Thread Up: Get to Know the Anatomy of Embroidery Thread

There are some qualities of thread to examine before making a choice. 

If you ask 10 embroidery operators what the best machine embroidery thread is, it’s entirely possible you’ll get 10 different answers. Some answers will be based on price. Others will be based on lost production time due to thread breaks. A few answers will most likely be inspired by a large stock of a particular thread and the dread of converting colors to those that a switch to another thread would require. One or more people will champion a specific brand of thread because their machine “likes” that brand and runs better than when it’s threaded with other brands.

Determining the “best” brand of embroidery thread depends on a lot of factors and can be complicated by things like the number of stitches in a design, the size of the design elements, the desired look of the finished piece, and the fabric or item onto which the design is being stitched. Deciding the best thread for any individual user is an individual choice, but there are some qualities of a thread that should be examined before that choice is made.


One thing to look at when deciding which thread is the best thread for your project is the fiber from which the thread is made. Here are some common fibers and their characteristics.

Polyester: Polyester thread is rapidly replacing rayon as the thread of choice for machine embroiderers. At one time it was less popular because it had less sheen than rayon, but since tri-lobal polyester thread has been introduced, that issue is no longer valid. Tri-lobal polyester thread offers a sheen that rivals rayon while also providing increased colorfastness and durability.

Rayon: Once the most popular choice for machine embroidery, rayon has begun to lose ground to polyester. Rayon was long known for its vibrant shine but cannot match polyester when it comes to durability and colorfastness. Some people choose to use rayon because it has been touted as a natural fiber, which isn’t exactly the case. Rayon is made from viscose, which is wood pulp that has been chemically treated. So, while it technically has an element of nature, the addition of chemical treatment negates much of that designation.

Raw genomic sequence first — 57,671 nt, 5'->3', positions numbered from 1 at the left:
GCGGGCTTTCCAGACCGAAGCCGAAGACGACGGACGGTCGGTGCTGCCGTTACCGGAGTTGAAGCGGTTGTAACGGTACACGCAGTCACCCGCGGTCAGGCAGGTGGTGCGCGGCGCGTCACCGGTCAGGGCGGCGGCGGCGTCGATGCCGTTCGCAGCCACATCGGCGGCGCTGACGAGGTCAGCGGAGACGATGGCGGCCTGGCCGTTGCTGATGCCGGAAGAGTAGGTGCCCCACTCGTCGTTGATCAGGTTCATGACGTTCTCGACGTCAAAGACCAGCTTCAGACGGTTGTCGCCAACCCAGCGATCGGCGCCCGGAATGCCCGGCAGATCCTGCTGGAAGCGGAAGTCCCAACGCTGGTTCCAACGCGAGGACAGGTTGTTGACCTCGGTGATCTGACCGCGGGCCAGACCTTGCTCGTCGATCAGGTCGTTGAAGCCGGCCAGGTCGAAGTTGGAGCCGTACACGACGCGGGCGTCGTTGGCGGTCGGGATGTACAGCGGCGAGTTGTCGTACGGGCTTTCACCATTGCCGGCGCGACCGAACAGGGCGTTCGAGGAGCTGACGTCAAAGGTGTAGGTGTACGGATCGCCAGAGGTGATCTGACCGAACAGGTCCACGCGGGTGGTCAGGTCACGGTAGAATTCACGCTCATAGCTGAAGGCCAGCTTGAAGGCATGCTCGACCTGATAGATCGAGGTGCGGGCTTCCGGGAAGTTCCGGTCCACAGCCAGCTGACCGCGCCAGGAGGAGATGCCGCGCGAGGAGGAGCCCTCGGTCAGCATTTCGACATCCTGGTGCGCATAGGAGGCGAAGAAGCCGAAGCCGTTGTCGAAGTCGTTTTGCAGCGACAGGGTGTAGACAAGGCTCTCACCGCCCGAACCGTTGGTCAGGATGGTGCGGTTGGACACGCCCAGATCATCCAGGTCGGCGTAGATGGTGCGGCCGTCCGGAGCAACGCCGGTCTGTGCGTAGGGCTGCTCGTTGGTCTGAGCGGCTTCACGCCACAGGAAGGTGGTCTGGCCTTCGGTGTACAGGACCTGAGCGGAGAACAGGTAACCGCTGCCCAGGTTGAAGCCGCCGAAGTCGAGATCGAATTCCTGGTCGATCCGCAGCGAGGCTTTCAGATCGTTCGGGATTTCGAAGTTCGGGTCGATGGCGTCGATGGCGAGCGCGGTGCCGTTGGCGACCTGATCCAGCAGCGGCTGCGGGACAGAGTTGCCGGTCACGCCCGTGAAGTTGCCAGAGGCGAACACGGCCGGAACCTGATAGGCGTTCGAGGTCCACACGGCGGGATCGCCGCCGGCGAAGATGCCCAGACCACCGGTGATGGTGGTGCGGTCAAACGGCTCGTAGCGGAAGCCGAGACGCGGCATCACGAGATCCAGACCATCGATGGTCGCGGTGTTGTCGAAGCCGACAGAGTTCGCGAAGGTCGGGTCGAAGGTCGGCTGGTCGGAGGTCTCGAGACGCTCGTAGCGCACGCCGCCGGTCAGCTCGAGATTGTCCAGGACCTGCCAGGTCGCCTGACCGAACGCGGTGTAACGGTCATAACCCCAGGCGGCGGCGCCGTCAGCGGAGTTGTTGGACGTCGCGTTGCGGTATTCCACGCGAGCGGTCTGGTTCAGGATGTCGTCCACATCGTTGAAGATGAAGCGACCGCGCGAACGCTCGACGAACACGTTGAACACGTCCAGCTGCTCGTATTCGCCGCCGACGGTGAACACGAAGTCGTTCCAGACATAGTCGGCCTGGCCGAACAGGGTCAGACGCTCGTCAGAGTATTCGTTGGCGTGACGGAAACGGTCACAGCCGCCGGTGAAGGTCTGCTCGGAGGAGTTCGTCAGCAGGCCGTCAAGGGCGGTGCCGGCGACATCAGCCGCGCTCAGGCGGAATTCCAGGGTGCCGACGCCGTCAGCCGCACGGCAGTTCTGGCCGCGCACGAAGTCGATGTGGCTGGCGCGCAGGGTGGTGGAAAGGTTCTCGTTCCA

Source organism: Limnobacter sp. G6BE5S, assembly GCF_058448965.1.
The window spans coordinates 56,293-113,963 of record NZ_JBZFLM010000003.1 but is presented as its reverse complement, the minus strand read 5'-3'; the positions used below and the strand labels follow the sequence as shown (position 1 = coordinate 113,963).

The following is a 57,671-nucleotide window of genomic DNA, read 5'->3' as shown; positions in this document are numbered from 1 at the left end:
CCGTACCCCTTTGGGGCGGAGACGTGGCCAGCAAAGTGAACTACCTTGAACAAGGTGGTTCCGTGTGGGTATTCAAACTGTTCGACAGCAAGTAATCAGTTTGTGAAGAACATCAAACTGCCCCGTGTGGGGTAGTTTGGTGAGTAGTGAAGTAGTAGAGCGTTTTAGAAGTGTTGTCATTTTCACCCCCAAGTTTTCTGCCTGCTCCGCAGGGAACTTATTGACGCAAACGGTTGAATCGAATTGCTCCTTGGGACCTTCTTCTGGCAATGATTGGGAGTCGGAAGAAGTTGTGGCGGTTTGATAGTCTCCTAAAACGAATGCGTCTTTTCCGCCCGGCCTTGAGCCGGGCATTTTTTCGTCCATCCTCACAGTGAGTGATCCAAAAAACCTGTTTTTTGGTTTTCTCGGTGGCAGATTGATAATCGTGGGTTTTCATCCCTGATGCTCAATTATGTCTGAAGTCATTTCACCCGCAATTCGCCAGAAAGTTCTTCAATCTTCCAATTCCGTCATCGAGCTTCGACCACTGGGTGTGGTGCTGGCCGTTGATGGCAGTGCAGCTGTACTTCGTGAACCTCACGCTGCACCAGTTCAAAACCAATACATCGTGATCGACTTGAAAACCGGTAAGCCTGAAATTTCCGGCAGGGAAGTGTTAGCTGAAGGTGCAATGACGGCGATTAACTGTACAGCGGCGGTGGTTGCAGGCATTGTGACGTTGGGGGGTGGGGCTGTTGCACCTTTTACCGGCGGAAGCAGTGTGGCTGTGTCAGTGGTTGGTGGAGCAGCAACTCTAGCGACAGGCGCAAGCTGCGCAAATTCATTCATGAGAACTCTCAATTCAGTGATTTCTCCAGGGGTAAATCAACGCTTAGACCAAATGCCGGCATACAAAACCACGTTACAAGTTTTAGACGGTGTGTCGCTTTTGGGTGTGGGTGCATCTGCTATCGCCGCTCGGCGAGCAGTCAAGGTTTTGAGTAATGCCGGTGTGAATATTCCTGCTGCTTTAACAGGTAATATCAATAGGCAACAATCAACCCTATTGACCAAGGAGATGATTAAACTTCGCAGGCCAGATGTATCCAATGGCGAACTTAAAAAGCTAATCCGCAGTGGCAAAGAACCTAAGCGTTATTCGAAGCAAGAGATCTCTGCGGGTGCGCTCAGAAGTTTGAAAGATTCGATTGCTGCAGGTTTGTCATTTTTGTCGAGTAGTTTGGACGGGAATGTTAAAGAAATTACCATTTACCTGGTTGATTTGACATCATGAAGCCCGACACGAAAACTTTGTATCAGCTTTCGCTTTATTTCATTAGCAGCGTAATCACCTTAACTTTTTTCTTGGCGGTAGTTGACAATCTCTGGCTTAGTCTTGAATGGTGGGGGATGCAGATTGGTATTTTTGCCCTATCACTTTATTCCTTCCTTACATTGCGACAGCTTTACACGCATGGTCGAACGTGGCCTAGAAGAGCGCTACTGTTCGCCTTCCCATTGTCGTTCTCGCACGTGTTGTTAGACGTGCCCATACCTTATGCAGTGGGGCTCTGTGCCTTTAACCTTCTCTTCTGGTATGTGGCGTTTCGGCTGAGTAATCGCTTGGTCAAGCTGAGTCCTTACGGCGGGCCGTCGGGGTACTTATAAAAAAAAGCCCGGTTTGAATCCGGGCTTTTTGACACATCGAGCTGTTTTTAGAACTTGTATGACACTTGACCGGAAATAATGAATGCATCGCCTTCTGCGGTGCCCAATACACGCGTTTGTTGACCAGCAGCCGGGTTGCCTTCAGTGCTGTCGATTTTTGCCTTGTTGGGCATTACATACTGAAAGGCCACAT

Cotton: Cotton is a natural fiber, which makes it popular for those who are concerned with eco-friendly embroidery. The problem with cotton is the threads are soft and can often be more fragile than more robust threads like polyester. However, cotton provides a matte finish, which is ideal for those who prefer less shine. Quilting thread is often cotton, which has popularity with the quilting community but is less commonly used in machine embroidery.

Silk: Silk thread is not as common as the other threads mentioned, but it does have its place in machine embroidery. Silk thread is generally used for embroidery on specialty fabrics like silk and satin. The durability of silk thread can be a problem, although it is stronger than most people would think. That said, the availability and cost of silk thread may be its largest con.

Metallic: Metallic thread is generally considered an accent thread. One thing that determines the quality of a metallic thread is the core around which the thread is created. Standard cores include polyester, rayon, or nylon. More durable cores, like polyester or nylon, tend to create metallic threads that are less likely to break.



Another important consideration for choosing embroidery thread is the dying process. Many thread manufacturers have recipes for their dyes ensuring that each dye lot is identical. This helps preserve continuity and ensures that shades will not vary from one lot to another. Any embroiderer who has gone through the process of selecting a color with a customer knows why this is important. Consistent dye lots are vital for the success of repeat jobs or even for completion of large jobs where large quantities of garments are being embellished.

Dye practices can also have an impact on the durability of a thread. Instead of scrapping thread lots that were incorrectly dyed, some thread manufacturers will simply dye the thread again using a darker color. Black is a common culprit in cases like this, which is why black may break more often than other colors. Since the thread has been through the dying process twice, it is less durable and more brittle than it would typically be. While all dark color threads are not necessarily re-dyed, it does happen and is something to be aware of when choosing your thread.